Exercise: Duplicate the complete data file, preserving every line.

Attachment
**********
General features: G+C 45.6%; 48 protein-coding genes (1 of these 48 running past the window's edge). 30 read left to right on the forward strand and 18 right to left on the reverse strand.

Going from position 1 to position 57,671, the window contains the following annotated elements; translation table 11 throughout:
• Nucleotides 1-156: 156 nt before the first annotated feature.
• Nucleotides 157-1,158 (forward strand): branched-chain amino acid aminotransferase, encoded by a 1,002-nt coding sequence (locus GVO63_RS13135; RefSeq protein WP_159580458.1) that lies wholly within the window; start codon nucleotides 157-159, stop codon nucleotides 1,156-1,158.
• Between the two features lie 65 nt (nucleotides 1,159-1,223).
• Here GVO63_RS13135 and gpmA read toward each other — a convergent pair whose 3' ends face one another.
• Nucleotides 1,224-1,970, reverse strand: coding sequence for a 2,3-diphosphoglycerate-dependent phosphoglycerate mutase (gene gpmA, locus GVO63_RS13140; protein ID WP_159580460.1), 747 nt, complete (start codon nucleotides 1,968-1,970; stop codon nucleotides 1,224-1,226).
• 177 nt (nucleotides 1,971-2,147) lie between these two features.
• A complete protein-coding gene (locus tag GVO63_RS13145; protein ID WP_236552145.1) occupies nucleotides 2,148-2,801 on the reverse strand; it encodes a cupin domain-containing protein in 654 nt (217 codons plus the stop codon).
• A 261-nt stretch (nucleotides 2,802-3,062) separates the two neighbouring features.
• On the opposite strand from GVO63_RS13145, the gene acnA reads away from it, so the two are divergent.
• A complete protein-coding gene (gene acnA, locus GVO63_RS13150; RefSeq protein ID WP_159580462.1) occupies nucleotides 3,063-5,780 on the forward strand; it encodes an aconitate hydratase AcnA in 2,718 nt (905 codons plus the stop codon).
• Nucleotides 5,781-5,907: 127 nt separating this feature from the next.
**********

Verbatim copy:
General features: G+C 45.6%; 48 protein-coding genes (1 of these 48 running past the window's edge). 30 read left to right on the forward strand and 18 right to left on the reverse strand.

Going from position 1 to position 57,671, the window contains the following annotated elements; translation table 11 throughout:
• Nucleotides 1-156: 156 nt before the first annotated feature.
• Nucleotides 157-1,158 (forward strand): branched-chain amino acid aminotransferase, encoded by a 1,002-nt coding sequence (locus GVO63_RS13135; RefSeq protein WP_159580458.1) that lies wholly within the window; start codon nucleotides 157-159, stop codon nucleotides 1,156-1,158.
• Between the two features lie 65 nt (nucleotides 1,159-1,223).
• Here GVO63_RS13135 and gpmA read toward each other — a convergent pair whose 3' ends face one another.
• Nucleotides 1,224-1,970, reverse strand: coding sequence for a 2,3-diphosphoglycerate-dependent phosphoglycerate mutase (gene gpmA, locus GVO63_RS13140; protein ID WP_159580460.1), 747 nt, complete (start codon nucleotides 1,968-1,970; stop codon nucleotides 1,224-1,226).
• 177 nt (nucleotides 1,971-2,147) lie between these two features.
• A complete protein-coding gene (locus tag GVO63_RS13145; protein ID WP_236552145.1) occupies nucleotides 2,148-2,801 on the reverse strand; it encodes a cupin domain-containing protein in 654 nt (217 codons plus the stop codon).
• A 261-nt stretch (nucleotides 2,802-3,062) separates the two neighbouring features.
• On the opposite strand from GVO63_RS13145, the gene acnA reads away from it, so the two are divergent.
• A complete protein-coding gene (gene acnA, locus GVO63_RS13150; RefSeq protein ID WP_159580462.1) occupies nucleotides 3,063-5,780 on the forward strand; it encodes an aconitate hydratase AcnA in 2,718 nt (905 codons plus the stop codon).
• Nucleotides 5,781-5,907: 127 nt separating this feature from the next.